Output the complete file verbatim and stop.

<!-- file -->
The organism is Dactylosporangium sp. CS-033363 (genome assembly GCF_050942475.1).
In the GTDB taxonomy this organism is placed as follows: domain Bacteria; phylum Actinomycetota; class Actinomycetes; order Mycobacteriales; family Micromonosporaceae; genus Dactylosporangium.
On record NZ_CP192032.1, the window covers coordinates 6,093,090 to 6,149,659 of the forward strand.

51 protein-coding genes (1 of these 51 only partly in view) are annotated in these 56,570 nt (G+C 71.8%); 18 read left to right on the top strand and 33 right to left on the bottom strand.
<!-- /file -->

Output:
The organism is Dactylosporangium sp. CS-033363 (genome assembly GCF_050942475.1).
In the GTDB taxonomy this organism is placed as follows: domain Bacteria; phylum Actinomycetota; class Actinomycetes; order Mycobacteriales; family Micromonosporaceae; genus Dactylosporangium.
On record NZ_CP192032.1, the window covers coordinates 6,093,090 to 6,149,659 of the forward strand.

51 protein-coding genes (1 of these 51 only partly in view) are annotated in these 56,570 nt (G+C 71.8%); 18 read left to right on the top strand and 33 right to left on the bottom strand.